CHURCHFITTERS at Mycenae House
Updated: May 20, 2019
Pound for pound, folk music has more than its fair share of virtuosi - but can sometimes come across as rather worthy, a strange backwater populated by purists and pedants. Which is why we need Churchfitters.
Multi-instrumentalist and singer Rosie Short, her fiddle-playing brother Chris and Breton bassist/inventor Boris Lebret are among the best musicians anywhere today. They are also among the most entertaining, as a gig at Mycenae House showed so eloquently.
In fact, Rosie and Chris told so many excellent stories about growing up in Croydon and their adventures on the road since then that they often forget to tell us the titles of the songs they were performing.
Not that it spoilt our enjoyment – their set-list was simply too amazing for that as they bombarded us with traditional reels, ballads, laments and original compositions played on violin, mandolin, ukulele, tin whistle, banjo, soprano sax, percussion and bass.
And speaking of bass… Boris makes all his own instruments and those on show at Mycenae House included an upright made from a motorcycle petrol tank, a bazouki hybrid fashioned from two Mercedes Benz hubcaps and a bass with a briefcase body.
He also used a funky low-register thumb-piano created from a frying pan and some old hacksaw blades. Its sound was astonishing - and was made even more so by Chris accompanying it on a musical saw.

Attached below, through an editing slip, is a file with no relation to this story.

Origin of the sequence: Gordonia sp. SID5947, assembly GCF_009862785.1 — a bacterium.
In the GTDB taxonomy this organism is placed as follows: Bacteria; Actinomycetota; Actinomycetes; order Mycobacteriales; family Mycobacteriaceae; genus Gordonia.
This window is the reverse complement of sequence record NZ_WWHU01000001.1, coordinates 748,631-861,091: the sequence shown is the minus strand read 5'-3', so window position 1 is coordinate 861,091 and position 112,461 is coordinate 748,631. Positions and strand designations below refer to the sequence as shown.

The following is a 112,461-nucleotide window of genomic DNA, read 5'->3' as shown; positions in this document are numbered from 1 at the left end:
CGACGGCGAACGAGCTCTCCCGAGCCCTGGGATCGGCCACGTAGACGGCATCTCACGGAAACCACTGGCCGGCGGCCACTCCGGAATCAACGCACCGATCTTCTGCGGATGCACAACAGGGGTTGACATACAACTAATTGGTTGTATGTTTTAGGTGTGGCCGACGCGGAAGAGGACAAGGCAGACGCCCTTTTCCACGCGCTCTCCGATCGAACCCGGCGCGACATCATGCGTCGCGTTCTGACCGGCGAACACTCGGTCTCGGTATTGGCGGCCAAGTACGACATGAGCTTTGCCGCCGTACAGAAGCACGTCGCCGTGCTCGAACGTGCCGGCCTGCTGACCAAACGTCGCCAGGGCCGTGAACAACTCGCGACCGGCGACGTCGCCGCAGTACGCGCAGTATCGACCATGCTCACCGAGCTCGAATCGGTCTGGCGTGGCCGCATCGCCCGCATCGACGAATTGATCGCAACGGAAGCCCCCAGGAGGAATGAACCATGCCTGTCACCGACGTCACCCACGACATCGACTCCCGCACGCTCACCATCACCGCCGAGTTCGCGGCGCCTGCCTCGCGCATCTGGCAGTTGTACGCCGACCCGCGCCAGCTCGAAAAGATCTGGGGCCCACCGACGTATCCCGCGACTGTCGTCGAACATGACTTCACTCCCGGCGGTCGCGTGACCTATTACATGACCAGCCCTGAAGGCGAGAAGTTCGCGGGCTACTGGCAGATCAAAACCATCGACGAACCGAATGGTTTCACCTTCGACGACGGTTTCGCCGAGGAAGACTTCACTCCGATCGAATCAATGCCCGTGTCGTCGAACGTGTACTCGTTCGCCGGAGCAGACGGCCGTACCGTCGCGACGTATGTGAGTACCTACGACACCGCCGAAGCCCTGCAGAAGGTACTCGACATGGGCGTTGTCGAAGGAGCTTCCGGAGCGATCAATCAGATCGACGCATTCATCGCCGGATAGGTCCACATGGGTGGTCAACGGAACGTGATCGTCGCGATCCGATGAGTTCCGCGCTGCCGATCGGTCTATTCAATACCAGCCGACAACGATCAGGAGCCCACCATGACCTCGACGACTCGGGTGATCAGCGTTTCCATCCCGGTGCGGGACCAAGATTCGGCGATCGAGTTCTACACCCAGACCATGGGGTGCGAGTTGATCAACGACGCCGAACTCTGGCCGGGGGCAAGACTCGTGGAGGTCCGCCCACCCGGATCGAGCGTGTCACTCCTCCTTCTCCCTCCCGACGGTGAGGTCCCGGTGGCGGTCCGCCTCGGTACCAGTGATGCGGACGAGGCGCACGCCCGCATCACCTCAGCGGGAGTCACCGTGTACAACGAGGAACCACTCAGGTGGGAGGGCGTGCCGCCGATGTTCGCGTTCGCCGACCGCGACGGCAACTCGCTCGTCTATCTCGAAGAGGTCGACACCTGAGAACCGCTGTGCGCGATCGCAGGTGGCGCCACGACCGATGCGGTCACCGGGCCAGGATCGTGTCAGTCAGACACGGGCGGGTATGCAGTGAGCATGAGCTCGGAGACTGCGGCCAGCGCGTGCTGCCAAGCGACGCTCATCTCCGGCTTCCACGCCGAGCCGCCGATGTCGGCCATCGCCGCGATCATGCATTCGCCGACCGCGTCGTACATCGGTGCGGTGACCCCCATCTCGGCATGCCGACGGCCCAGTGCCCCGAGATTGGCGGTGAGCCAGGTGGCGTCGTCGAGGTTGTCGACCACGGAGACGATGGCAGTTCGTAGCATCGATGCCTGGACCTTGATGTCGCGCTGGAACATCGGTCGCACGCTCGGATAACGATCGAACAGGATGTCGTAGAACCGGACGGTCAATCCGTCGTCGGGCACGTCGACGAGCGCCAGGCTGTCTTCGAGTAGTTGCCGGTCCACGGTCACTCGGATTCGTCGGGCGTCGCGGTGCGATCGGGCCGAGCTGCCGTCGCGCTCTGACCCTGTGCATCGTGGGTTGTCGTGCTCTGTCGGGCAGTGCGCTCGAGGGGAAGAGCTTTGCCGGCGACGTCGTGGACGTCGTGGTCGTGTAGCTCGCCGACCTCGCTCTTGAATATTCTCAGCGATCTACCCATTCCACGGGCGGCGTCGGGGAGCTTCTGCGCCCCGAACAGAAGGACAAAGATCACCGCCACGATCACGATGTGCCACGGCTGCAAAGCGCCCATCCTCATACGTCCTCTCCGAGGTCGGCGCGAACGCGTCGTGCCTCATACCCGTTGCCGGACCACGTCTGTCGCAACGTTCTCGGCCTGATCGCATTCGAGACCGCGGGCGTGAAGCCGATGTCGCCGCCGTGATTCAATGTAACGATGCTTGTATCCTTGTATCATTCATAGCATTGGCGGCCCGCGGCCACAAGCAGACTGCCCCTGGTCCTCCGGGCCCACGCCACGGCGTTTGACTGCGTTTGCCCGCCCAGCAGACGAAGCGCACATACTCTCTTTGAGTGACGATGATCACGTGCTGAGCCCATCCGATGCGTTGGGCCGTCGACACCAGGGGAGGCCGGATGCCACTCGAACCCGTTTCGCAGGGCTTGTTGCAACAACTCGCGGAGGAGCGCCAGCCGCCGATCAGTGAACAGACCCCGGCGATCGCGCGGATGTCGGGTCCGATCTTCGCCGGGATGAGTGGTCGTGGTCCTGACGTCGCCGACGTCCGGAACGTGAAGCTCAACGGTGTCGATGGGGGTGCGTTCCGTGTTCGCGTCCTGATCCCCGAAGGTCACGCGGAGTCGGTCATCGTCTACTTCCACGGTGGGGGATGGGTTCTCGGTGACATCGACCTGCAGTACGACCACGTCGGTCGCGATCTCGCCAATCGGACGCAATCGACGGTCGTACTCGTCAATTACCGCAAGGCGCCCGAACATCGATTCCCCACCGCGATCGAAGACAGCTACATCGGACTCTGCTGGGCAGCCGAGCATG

The Churchfitters’ set itself was a wonderful mixed bag of moods, from Rosie’s lovely Be Not Afraid to medleys of reels written by Chris, one of which included a witty nod to cricket with a few bars of Booker T’s Soul Limbo, the old theme of BBC TV’s test match coverage.
Chris and Rosie have an almost telepathic understanding when they are performing, especially while duetting on fiddle and whistle. They also have a gift for fusion, demonstrated to best effect when Rosie picked up her soprano sax and turned what had been a folkie reel into a piece of pure jazz.
They rounded off the first half with a traditional song about Lady Luck that ended in Rosie and Boris playing a jaunty duet on brushes and wobble-board.
The second half included an upbeat version of Johnny Was A Shoemaker, which featured a beat provided by Boris’s miked-up shoes, a burst of rock and roll that segued into a traditional jig and – my favourite – a fabulous bluegrass take on the gleefully gory Cut Her Throat.
The trio encored with Sing, a gorgeous elegy to Chris and Rosie’s dad with its moving refrain: “Sing for our time on earth, sing for all we’re worth, old friends, old friends.”
In the course of this sensational evening, Churchfitters made us laugh, made us cry, made us sing along and made us want to dance. What more could anyone ask?